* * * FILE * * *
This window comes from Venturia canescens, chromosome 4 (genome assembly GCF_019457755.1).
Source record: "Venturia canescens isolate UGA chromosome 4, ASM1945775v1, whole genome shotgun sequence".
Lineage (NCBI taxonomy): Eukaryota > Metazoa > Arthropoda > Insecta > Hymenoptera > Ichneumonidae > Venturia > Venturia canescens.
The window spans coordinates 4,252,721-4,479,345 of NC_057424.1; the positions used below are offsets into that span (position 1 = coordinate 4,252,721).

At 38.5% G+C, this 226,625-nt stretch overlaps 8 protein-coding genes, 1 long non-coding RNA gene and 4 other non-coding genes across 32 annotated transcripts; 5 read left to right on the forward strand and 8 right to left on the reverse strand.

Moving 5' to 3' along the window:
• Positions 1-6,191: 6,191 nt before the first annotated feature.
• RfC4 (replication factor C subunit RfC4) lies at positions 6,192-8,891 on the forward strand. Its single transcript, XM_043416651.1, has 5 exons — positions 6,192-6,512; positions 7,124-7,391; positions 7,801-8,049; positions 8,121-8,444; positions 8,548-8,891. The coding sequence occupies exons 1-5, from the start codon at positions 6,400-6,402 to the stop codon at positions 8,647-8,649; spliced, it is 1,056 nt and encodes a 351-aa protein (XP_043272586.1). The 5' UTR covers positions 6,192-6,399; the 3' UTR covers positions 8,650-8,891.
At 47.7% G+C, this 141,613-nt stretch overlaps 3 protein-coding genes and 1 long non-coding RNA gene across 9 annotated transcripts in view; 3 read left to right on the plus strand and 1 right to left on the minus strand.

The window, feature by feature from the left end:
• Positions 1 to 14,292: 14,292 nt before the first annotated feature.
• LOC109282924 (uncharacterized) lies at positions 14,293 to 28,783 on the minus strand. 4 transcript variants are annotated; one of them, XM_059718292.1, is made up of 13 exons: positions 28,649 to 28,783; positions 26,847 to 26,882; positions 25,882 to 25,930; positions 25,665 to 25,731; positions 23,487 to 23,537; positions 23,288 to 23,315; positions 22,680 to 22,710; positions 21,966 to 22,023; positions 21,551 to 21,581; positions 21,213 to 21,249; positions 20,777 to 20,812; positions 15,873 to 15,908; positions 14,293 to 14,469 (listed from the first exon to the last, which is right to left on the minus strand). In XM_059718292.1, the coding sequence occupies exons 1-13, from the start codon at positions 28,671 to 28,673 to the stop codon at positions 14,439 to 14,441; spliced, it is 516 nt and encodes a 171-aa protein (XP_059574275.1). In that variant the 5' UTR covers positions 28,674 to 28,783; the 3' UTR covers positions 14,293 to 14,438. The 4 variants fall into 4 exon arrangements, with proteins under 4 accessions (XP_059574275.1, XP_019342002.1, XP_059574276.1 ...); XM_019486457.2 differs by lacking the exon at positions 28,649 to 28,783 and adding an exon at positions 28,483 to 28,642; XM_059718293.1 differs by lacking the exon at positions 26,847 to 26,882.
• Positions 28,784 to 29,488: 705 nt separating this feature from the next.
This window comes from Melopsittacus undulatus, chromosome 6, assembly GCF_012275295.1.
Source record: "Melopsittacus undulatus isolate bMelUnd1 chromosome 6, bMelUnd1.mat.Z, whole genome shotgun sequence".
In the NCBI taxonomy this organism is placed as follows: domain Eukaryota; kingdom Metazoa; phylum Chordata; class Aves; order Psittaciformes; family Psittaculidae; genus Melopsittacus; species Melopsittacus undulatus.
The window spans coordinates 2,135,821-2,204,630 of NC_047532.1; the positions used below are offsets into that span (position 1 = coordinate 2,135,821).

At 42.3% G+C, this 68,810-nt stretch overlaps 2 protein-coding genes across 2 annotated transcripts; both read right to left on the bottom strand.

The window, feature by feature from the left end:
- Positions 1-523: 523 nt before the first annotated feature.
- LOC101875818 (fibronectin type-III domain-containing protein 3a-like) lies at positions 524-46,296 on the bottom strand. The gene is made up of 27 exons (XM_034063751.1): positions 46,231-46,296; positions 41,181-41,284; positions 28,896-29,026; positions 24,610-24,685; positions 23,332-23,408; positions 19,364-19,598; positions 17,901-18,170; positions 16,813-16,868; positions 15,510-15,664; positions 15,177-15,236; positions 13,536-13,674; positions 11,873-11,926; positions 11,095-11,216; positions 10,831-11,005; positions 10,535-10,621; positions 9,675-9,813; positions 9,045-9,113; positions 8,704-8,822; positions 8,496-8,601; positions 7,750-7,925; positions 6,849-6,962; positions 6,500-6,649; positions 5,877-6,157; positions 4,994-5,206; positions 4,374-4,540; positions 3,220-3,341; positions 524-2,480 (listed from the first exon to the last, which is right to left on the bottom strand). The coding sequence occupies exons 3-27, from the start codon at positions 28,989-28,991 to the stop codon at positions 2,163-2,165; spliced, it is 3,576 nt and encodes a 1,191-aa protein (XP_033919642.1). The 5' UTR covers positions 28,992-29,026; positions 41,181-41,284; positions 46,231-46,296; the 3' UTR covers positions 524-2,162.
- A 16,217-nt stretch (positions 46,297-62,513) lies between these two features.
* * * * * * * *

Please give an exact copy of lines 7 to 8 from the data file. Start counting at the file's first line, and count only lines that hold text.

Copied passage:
• Positions 1-6,191: 6,191 nt before the first annotated feature.
• RfC4 (replication factor C subunit RfC4) lies at positions 6,192-8,891 on the forward strand. Its single transcript, XM_043416651.1, has 5 exons — positions 6,192-6,512; positions 7,124-7,391; positions 7,801-8,049; positions 8,121-8,444; positions 8,548-8,891. The coding sequence occupies exons 1-5, from the start codon at positions 6,400-6,402 to the stop codon at positions 8,647-8,649; spliced, it is 1,056 nt and encodes a 351-aa protein (XP_043272586.1). The 5' UTR covers positions 6,192-6,399; the 3' UTR covers positions 8,650-8,891.